For adventure buffs there really isn’t much left to explore on this planet and it’s too early for true space tourism. Of course there are some jungles in Africa and South America, but for real luxury while sampling the “wilds,” try Alaska.
The 50th state is so huge that there was a standing joke about an argument between a Texan and Alaskan. The Alaskan finally said: “If you’re not quiet, we’ll split our state in two and make Texas the third largest in the country.”
That pretty much tells it all. There are cities–Juneau, Anchorage–and little hamlets too numerous to name. Much of the state is reachable only by air or water as there is no comprehensive highway system. The old Alcan Highway brings many visitors up north, but the best way to sample both luxury and wild territory is by cruise ship out of Seattle.
We were on board the Celebrity Infinity, one of the nicer ships we’ve sailed on and had just left the Hubbard Glacier headed for Ketchikan up the Inside Passage. The water was rife with small icebergs that had calved from glaciers kissing the edge of the continent and then floating southward. None of the ones we saw would have posed any major threat to the Titanic, but it was interesting to observe the shapes as they were carved by the flowing water.
Passengers on Celebrity can afford themselves the opportunity to pick and reserve shore excursions online before sailing or while on board the ship at the guest services office. The variety of options available is staggering and ranged from a motorcycle tour (for those with the proper license) inland with sightings of bear and other native fauna.
This time out we opted for a float plane trip to the Misty Fjords. The accommodations were somewhat less than Upper Class on Virgin Atlantic and it was a bit humid, but the sights from the window were spectacular. There were numerous glaciers and running rivers, mountains and valleys and an explicit view of why it is so easy to become lost in the never-ending wilderness.
Deplaning from the aircraft in the fjord, passengers clambered aboard a more comfortable boat that took off at a speed that made the float plane look like a balsa model aircraft.
If the fjords looked amazing from the air, they were absolutely incredible as the speed boat literally flew over the water, slowing down for a better view and photographs of waterfalls that had been little more than dry gulches until the rains came earlier that day.
There were seals in the water and on rocks, eagles coasting overhead like feathered gliders and a variety of animals and birds that were incomparable anywhere else.
The speed boat skimmed the water and rounded the islands from the fjords back to Ketchikan depositing passengers only yards from the center of town…or what passed as the center of a town.
Ketchikan is a small village that still hasn’t found its way into the modern world with the possible exception of the tourist-centric shops that line the waterfront. Tourists are a major portion of income here for the year-round residents and those who head south as soon as the chilled air comes in over the mountains.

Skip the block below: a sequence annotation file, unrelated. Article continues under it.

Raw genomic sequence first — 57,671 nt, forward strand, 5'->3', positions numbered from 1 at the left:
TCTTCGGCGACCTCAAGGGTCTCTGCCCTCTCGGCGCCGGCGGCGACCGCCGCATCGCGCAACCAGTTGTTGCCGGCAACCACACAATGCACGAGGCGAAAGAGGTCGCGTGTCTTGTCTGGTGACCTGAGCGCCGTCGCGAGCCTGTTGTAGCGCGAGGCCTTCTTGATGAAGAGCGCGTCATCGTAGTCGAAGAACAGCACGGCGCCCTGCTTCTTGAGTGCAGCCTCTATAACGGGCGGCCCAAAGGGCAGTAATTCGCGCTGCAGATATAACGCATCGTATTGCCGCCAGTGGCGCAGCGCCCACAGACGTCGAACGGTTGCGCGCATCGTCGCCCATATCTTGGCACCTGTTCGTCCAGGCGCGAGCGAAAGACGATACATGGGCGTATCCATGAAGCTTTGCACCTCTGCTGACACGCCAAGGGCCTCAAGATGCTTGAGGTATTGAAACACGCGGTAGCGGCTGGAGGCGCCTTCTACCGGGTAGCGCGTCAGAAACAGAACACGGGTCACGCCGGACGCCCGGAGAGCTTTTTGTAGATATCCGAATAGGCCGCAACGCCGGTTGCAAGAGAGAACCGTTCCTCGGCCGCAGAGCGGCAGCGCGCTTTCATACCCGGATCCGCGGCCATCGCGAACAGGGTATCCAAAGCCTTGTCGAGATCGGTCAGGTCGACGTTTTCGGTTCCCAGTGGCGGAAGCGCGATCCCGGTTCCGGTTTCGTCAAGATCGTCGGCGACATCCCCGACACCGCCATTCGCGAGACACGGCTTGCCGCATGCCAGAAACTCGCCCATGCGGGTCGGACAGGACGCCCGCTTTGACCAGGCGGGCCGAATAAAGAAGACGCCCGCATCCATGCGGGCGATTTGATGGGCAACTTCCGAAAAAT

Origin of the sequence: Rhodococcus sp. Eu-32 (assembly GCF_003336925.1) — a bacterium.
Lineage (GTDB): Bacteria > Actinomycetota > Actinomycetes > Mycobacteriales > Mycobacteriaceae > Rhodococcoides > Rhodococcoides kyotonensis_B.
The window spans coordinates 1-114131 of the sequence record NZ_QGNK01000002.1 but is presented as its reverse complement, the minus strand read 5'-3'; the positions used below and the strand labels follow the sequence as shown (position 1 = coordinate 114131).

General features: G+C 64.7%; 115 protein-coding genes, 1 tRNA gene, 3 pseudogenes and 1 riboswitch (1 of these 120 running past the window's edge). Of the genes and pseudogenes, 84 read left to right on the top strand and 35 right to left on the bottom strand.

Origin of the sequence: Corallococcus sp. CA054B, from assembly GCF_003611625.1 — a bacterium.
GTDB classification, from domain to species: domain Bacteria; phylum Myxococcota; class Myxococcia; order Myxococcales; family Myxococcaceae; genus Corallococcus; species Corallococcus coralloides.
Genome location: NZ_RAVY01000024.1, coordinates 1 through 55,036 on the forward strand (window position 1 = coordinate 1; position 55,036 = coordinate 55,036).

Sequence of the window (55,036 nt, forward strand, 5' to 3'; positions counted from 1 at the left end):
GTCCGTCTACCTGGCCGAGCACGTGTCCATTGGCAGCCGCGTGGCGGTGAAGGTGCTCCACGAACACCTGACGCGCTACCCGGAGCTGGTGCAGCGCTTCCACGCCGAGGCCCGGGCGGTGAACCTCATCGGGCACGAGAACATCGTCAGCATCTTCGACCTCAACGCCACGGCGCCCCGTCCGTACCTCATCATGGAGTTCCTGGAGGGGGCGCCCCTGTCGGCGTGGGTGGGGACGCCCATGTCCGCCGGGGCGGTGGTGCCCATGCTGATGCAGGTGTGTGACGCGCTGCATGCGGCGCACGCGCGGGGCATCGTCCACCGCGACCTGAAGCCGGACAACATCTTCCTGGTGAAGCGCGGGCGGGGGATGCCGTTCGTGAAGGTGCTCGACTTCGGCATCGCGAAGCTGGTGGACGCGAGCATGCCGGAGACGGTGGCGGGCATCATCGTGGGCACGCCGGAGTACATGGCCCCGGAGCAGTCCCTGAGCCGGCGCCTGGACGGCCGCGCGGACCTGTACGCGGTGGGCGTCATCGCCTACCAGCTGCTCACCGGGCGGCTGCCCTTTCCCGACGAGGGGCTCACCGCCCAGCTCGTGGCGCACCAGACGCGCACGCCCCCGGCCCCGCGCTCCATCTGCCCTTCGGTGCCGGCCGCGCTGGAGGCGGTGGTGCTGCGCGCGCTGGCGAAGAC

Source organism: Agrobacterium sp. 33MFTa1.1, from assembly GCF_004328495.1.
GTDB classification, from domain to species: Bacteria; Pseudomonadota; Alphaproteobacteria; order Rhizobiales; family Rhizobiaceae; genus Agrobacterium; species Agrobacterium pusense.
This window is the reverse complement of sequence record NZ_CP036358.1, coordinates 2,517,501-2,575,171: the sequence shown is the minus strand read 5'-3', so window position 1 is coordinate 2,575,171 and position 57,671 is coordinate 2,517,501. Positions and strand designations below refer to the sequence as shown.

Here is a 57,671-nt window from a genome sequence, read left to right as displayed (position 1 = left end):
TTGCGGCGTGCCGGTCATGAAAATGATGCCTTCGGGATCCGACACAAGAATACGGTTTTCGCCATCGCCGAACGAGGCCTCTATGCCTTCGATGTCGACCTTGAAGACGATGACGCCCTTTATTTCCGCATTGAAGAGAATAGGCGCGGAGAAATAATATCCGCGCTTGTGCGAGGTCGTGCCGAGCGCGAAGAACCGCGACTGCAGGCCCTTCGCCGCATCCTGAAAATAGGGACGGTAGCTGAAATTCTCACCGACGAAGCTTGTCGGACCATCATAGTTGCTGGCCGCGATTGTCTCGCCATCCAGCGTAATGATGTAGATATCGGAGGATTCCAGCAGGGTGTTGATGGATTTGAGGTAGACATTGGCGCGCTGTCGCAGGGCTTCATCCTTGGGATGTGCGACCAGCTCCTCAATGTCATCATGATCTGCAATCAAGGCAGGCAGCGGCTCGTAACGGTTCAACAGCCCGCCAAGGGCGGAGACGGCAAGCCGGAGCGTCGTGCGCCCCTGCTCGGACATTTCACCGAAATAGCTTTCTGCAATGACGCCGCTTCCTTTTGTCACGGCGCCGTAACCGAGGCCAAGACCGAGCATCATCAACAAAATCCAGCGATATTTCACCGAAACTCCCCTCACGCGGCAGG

Even the tourist traps have as unique an assortment of souvenirs as can be found at any port, anywhere in the world. They range from ivory carved walruses to Indian and Eskimo jackets and the furred boots called mukluks. You can even purchase (for about $300 or more) a very unusual item that could be the talk of your Friday night poker or canasta game…an oosick.
And you’d be the only one in your town who knew what an oosick was.
They come carved and mounted on stands or by themselves. They look like a bone club or a femur. In actuality (are you ready?) an oosick is a walrus penis. That’s right. You heard us. We got ours from a friend in the area who picked it up at a garage sale for $10. Now we own the only walrus penis on our block.
From Ketchikan the Celebrity Infinity heads for Juneau, capital city of Alaska and former home of its former governor, Sara Palin. Interestingly most Alaskans change the subject when you try to talk about her so stick to learning about Alaska and forget local politics.
A quick shuttle ride from the waterfront brought us to a small airfield at the edge of Juneau and following a quick safety talk, we boarded a helicopter for the ride to the Mendenhall Glacier. If the scenery was spectacular on the way to the Misty Fjords, it was doubly so here.
Participants were taken for a walk on the glacier, an experience you’ll never forget. The only souvenir we brought back from the Mendenhall was a small rock that had taken several thousand years to reach this point from the mountain pass where it had been chipped off.
There were deep crevices, ice with a deep blue hue and huge spires of ice that towered over everything. When it is time to return to the helicopter it is with the feeling of “I’m not ready to go yet.”
As warm and comfortable as it was in town and on the Infinity, it was cold on the glacier. Remember, you are standing on a block of ice hundreds of feet thick. That’s akin to locking yourself in a home freezer for a while. Bring along a warm jacket, or as we did, purchase one on board ship or in town. It was a great investment.
It was with some regret that we watched the Infinity sail southward through the Inside Passage on the way to Victoria, BC. Not that there was anything wrong with Canada, but the ice fields had a magnetic pull on your heart.
Check the ship’s tour desk for options in Victoria, but we strongly recommend the bus ride through the beautiful city with a stop at Buchart Gardens, one of the most beautiful spots in North America.
All good things must come to an end and the return to Seattle left most of the passengers wanting more…and more than a handful checking in with Celebrity to book another round.